Before you consider adopting a “teacup pig,” you should know that teacup pigs don’t really exist. Yes, there are smaller pigs, but they are small only in comparison to 800+ pound farm hogs.
So the term teacup pig… well that’s just a load of HOGWASH! (har har, we crack ourselves up here at The Bunny Hutch!)
Unethical breeders will convince you to buy a teacup pig without having an honest conversation about growth realities. Here’s what you really need to know:
- Teacup pigs are really Vietnamese Pot-Bellied Pigs. There is no such thing, officially, as a “teacup” pig. This is a marketing term breeders developed to convince you to buy without doing your homework.
- These pigs will generally stay small(ish) for the first few years of life, but then they have a big growth spurt and can pack on the pounds.
- A teacup pig will grow depending on how much you feed it. The size of their parents is NOT an indication of how big they will grow to be. One of the pigs that was surrendered to us, Bentley, was about 200 pounds at the age of 3. His parents were both under 50 pounds.
- Dog food is not a good option for feeding your teacup pig. They should also never be given foods with a lot of salt or sugar. Pigs needs to have fresh vegetables every single day, plus grain and hay. High-end pot-bellied pig food is actually cheaper than dog food anyway!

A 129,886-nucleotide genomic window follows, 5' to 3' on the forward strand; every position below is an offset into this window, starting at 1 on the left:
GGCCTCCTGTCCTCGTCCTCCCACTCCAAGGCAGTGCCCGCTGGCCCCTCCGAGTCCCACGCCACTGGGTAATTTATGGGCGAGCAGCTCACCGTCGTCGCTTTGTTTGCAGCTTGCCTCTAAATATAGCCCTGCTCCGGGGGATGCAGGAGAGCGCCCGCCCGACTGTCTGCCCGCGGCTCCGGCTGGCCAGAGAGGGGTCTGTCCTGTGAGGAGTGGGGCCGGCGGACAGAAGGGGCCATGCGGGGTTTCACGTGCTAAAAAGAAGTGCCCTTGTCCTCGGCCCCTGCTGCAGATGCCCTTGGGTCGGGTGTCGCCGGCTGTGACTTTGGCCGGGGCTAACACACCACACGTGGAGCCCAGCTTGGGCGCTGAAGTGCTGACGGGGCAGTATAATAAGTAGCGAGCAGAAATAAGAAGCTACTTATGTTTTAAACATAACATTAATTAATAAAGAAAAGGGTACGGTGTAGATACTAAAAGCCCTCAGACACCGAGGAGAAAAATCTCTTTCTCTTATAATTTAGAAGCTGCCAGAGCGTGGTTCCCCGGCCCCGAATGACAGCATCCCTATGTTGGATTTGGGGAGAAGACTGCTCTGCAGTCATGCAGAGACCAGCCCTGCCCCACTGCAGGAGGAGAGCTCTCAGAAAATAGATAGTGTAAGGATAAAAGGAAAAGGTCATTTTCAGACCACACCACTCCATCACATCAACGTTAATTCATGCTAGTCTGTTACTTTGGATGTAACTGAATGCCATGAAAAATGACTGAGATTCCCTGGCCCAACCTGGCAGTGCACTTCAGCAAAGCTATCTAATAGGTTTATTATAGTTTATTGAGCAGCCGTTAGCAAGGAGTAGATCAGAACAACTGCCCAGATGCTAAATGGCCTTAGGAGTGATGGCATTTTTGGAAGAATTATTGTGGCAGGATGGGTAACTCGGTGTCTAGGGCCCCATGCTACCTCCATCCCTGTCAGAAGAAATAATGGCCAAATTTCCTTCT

- Pigs can be very territorial. It really depends on the specific pig and his or her training and the personality of the pig. They will “test” you by charging or biting if they are not trained properly. You need to have a strong personality to be a good pig owner.
It isn’t all bad news! Here are a few good things about adopting a pig:
- Vietnamese pot-bellied pigs are very smart. You can train them the same way you would train a dog. They can learn commands such as sit, lay down, and stay.
- You can train your pig to walk on a leash, just like a dog. It is all about positive reinforcement. Again, they are very smart!
- Pigs do great in one-story homes, especially if you have a doggy door so they can go in and out of a fenced-in yard as needed. They can be easily house trained, just like a dog.
Remember, “teacup pigs,” do not exist. If you are going to adopt a pig, try contacting your local rescue first to see if there are any pigs in need, and remember to do your research whenever you are considering a species or breed you don’t have experience owning.
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